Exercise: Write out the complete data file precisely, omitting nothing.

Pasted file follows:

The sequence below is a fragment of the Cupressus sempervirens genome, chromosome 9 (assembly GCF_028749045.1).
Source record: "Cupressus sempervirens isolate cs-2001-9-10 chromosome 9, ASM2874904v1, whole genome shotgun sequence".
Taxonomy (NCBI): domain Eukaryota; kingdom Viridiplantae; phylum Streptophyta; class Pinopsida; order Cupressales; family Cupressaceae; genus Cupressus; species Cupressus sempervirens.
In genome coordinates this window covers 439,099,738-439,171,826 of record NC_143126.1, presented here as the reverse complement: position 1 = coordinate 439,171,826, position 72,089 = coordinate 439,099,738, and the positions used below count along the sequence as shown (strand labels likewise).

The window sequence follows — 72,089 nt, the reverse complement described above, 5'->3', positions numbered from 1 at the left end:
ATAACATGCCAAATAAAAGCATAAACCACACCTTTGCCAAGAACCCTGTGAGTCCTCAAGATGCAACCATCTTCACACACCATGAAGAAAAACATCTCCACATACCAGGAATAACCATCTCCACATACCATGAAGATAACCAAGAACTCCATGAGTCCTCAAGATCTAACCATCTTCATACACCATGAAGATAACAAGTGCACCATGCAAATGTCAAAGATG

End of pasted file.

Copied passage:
The sequence below is a fragment of the Cupressus sempervirens genome, chromosome 9 (assembly GCF_028749045.1).
Source record: "Cupressus sempervirens isolate cs-2001-9-10 chromosome 9, ASM2874904v1, whole genome shotgun sequence".
Taxonomy (NCBI): domain Eukaryota; kingdom Viridiplantae; phylum Streptophyta; class Pinopsida; order Cupressales; family Cupressaceae; genus Cupressus; species Cupressus sempervirens.
In genome coordinates this window covers 439,099,738-439,171,826 of record NC_143126.1, presented here as the reverse complement: position 1 = coordinate 439,171,826, position 72,089 = coordinate 439,099,738, and the positions used below count along the sequence as shown (strand labels likewise).

The window sequence follows — 72,089 nt, the reverse complement described above, 5'->3', positions numbered from 1 at the left end:
ATAACATGCCAAATAAAAGCATAAACCACACCTTTGCCAAGAACCCTGTGAGTCCTCAAGATGCAACCATCTTCACACACCATGAAGAAAAACATCTCCACATACCAGGAATAACCATCTCCACATACCATGAAGATAACCAAGAACTCCATGAGTCCTCAAGATCTAACCATCTTCATACACCATGAAGATAACAAGTGCACCATGCAAATGTCAAAGATG